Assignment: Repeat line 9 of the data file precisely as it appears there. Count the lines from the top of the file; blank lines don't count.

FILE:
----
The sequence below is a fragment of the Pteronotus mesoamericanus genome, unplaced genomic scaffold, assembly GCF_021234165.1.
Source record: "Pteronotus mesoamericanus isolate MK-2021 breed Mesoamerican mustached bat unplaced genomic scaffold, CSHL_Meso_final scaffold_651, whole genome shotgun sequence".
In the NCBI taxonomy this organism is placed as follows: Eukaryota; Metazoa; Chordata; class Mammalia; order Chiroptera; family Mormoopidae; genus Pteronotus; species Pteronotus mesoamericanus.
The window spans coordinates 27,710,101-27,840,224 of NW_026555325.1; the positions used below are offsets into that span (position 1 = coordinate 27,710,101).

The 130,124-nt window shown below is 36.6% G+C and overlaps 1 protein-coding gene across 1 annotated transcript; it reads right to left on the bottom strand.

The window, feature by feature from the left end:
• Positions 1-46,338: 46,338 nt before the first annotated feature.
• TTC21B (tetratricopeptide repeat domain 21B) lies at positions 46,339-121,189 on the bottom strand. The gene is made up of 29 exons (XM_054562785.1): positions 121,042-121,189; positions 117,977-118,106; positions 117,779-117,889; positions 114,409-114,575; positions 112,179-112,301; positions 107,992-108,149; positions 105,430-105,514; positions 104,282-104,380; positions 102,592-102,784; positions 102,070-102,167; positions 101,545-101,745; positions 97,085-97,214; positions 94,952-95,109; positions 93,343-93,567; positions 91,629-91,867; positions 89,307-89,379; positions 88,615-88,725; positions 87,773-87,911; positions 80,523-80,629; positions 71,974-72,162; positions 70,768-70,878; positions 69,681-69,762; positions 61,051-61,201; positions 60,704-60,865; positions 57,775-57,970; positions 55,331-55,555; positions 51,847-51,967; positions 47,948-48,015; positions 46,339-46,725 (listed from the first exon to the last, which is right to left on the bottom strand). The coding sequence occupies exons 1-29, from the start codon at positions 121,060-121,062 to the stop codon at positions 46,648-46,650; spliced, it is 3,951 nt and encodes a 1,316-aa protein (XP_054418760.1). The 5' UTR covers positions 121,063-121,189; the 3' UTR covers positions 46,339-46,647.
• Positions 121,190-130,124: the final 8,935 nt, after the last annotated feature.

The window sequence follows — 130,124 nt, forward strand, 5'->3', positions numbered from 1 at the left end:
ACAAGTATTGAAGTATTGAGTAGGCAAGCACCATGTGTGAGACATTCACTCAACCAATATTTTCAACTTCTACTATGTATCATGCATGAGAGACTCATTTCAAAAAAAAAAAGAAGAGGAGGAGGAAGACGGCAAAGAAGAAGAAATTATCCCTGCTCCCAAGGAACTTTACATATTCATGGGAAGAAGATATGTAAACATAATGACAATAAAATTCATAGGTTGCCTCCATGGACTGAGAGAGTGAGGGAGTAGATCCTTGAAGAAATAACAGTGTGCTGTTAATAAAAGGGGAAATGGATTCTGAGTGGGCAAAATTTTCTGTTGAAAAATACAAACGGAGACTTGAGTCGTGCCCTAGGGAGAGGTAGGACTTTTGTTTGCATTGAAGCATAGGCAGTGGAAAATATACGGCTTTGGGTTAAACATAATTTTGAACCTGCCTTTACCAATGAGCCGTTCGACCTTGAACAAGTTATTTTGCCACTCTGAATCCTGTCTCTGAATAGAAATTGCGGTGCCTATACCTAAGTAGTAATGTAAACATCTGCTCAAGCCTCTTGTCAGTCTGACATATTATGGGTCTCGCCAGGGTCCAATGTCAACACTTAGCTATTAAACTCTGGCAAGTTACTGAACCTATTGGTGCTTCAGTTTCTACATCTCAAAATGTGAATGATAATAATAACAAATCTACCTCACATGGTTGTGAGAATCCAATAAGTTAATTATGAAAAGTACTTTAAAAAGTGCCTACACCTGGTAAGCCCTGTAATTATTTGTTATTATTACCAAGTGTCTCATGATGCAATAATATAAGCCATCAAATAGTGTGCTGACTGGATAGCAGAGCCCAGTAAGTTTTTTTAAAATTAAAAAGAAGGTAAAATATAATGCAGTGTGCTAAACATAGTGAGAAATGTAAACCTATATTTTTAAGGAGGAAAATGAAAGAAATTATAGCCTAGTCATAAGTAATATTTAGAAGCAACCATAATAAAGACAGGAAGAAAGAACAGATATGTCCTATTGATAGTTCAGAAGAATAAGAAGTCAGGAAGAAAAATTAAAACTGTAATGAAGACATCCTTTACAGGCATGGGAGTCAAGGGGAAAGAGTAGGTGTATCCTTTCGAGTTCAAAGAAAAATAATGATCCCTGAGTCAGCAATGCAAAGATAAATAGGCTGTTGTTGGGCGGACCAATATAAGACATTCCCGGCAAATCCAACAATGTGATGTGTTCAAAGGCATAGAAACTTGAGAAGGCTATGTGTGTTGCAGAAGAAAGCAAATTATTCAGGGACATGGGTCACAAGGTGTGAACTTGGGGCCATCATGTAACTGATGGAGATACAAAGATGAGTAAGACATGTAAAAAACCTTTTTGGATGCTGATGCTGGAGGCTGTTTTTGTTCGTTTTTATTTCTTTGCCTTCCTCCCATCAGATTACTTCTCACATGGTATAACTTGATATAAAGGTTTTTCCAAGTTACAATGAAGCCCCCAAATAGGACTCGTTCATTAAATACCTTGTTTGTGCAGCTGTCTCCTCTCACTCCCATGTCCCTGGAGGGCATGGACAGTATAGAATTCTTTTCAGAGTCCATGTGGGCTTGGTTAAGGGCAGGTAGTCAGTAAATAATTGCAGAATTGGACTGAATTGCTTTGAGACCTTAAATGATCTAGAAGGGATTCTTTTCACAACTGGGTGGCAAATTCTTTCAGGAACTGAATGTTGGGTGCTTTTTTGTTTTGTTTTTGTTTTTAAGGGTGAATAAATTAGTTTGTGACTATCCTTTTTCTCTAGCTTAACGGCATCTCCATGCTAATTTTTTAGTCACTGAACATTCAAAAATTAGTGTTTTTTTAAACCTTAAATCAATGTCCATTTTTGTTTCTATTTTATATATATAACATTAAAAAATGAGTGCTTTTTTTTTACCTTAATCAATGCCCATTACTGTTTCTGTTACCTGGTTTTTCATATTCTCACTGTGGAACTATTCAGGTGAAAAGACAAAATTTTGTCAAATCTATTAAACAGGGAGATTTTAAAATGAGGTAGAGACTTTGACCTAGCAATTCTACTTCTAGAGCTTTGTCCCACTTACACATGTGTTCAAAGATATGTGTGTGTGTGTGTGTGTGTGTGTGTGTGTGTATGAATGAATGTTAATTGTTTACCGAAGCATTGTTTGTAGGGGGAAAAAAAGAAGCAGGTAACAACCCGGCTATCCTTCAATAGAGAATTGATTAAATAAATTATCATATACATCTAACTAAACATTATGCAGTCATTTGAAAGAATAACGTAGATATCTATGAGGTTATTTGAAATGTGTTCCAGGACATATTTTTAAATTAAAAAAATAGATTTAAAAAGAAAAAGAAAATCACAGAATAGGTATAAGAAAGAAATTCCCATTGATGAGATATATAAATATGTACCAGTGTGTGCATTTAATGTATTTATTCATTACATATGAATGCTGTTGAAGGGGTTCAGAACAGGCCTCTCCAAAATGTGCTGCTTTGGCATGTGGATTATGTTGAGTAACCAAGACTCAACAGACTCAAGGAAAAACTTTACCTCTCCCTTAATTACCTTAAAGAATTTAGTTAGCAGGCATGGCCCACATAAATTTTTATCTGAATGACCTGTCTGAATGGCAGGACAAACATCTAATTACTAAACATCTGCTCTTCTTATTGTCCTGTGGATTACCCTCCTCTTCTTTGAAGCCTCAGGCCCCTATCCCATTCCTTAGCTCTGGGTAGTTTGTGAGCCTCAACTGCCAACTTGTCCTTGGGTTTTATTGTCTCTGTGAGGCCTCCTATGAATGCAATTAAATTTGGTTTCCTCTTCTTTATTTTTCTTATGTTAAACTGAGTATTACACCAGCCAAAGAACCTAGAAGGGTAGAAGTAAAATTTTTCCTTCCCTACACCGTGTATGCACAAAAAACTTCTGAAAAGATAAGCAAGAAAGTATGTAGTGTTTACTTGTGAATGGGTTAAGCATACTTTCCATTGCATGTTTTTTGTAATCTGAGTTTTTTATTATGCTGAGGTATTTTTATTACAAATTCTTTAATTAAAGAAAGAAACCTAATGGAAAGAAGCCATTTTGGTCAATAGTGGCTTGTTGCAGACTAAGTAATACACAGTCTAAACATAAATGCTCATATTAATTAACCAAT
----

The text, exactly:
• Positions 121,190-130,124: the final 8,935 nt, after the last annotated feature.